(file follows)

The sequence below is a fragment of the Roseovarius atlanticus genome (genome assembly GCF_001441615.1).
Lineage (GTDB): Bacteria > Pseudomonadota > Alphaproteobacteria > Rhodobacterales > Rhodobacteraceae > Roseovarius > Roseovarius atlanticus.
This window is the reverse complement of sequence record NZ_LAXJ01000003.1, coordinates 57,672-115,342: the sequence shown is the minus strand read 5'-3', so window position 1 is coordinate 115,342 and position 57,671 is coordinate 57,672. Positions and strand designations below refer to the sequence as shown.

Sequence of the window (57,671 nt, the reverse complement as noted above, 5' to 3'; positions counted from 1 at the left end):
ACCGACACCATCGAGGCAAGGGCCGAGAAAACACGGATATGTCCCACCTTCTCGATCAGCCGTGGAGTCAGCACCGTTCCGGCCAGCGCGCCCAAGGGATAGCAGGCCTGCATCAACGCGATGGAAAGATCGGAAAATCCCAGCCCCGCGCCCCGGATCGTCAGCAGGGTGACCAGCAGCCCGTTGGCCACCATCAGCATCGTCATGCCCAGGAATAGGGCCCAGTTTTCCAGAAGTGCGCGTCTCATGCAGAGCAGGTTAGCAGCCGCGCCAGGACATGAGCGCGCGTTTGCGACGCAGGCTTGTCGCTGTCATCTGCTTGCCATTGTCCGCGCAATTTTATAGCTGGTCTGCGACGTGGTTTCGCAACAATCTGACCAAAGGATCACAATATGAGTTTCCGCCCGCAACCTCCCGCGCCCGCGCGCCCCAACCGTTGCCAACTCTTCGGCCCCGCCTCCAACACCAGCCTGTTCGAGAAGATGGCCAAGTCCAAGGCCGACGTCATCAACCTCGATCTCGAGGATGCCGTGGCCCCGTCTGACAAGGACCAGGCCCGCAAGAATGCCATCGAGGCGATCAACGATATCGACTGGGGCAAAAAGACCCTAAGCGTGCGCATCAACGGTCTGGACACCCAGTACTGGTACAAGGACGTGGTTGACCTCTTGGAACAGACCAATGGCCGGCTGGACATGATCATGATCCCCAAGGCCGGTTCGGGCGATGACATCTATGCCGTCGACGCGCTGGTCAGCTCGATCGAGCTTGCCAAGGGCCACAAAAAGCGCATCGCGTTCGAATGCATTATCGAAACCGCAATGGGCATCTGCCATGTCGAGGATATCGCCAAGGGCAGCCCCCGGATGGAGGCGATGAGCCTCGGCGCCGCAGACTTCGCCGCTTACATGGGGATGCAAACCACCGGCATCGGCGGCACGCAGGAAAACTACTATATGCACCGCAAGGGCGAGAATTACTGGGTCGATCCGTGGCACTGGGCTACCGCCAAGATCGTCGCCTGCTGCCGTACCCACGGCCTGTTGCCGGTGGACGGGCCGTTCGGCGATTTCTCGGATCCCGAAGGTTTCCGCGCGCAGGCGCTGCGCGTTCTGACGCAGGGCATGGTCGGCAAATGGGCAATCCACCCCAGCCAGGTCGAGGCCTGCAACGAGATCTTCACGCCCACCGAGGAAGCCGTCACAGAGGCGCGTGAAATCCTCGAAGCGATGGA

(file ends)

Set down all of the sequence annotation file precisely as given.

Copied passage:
The sequence below is a fragment of the Roseovarius atlanticus genome (genome assembly GCF_001441615.1).
Lineage (GTDB): Bacteria > Pseudomonadota > Alphaproteobacteria > Rhodobacterales > Rhodobacteraceae > Roseovarius > Roseovarius atlanticus.
This window is the reverse complement of sequence record NZ_LAXJ01000003.1, coordinates 57,672-115,342: the sequence shown is the minus strand read 5'-3', so window position 1 is coordinate 115,342 and position 57,671 is coordinate 57,672. Positions and strand designations below refer to the sequence as shown.

Sequence of the window (57,671 nt, the reverse complement as noted above, 5' to 3'; positions counted from 1 at the left end):
ACCGACACCATCGAGGCAAGGGCCGAGAAAACACGGATATGTCCCACCTTCTCGATCAGCCGTGGAGTCAGCACCGTTCCGGCCAGCGCGCCCAAGGGATAGCAGGCCTGCATCAACGCGATGGAAAGATCGGAAAATCCCAGCCCCGCGCCCCGGATCGTCAGCAGGGTGACCAGCAGCCCGTTGGCCACCATCAGCATCGTCATGCCCAGGAATAGGGCCCAGTTTTCCAGAAGTGCGCGTCTCATGCAGAGCAGGTTAGCAGCCGCGCCAGGACATGAGCGCGCGTTTGCGACGCAGGCTTGTCGCTGTCATCTGCTTGCCATTGTCCGCGCAATTTTATAGCTGGTCTGCGACGTGGTTTCGCAACAATCTGACCAAAGGATCACAATATGAGTTTCCGCCCGCAACCTCCCGCGCCCGCGCGCCCCAACCGTTGCCAACTCTTCGGCCCCGCCTCCAACACCAGCCTGTTCGAGAAGATGGCCAAGTCCAAGGCCGACGTCATCAACCTCGATCTCGAGGATGCCGTGGCCCCGTCTGACAAGGACCAGGCCCGCAAGAATGCCATCGAGGCGATCAACGATATCGACTGGGGCAAAAAGACCCTAAGCGTGCGCATCAACGGTCTGGACACCCAGTACTGGTACAAGGACGTGGTTGACCTCTTGGAACAGACCAATGGCCGGCTGGACATGATCATGATCCCCAAGGCCGGTTCGGGCGATGACATCTATGCCGTCGACGCGCTGGTCAGCTCGATCGAGCTTGCCAAGGGCCACAAAAAGCGCATCGCGTTCGAATGCATTATCGAAACCGCAATGGGCATCTGCCATGTCGAGGATATCGCCAAGGGCAGCCCCCGGATGGAGGCGATGAGCCTCGGCGCCGCAGACTTCGCCGCTTACATGGGGATGCAAACCACCGGCATCGGCGGCACGCAGGAAAACTACTATATGCACCGCAAGGGCGAGAATTACTGGGTCGATCCGTGGCACTGGGCTACCGCCAAGATCGTCGCCTGCTGCCGTACCCACGGCCTGTTGCCGGTGGACGGGCCGTTCGGCGATTTCTCGGATCCCGAAGGTTTCCGCGCGCAGGCGCTGCGCGTTCTGACGCAGGGCATGGTCGGCAAATGGGCAATCCACCCCAGCCAGGTCGAGGCCTGCAACGAGATCTTCACGCCCACCGAGGAAGCCGTCACAGAGGCGCGTGAAATCCTCGAAGCGATGGA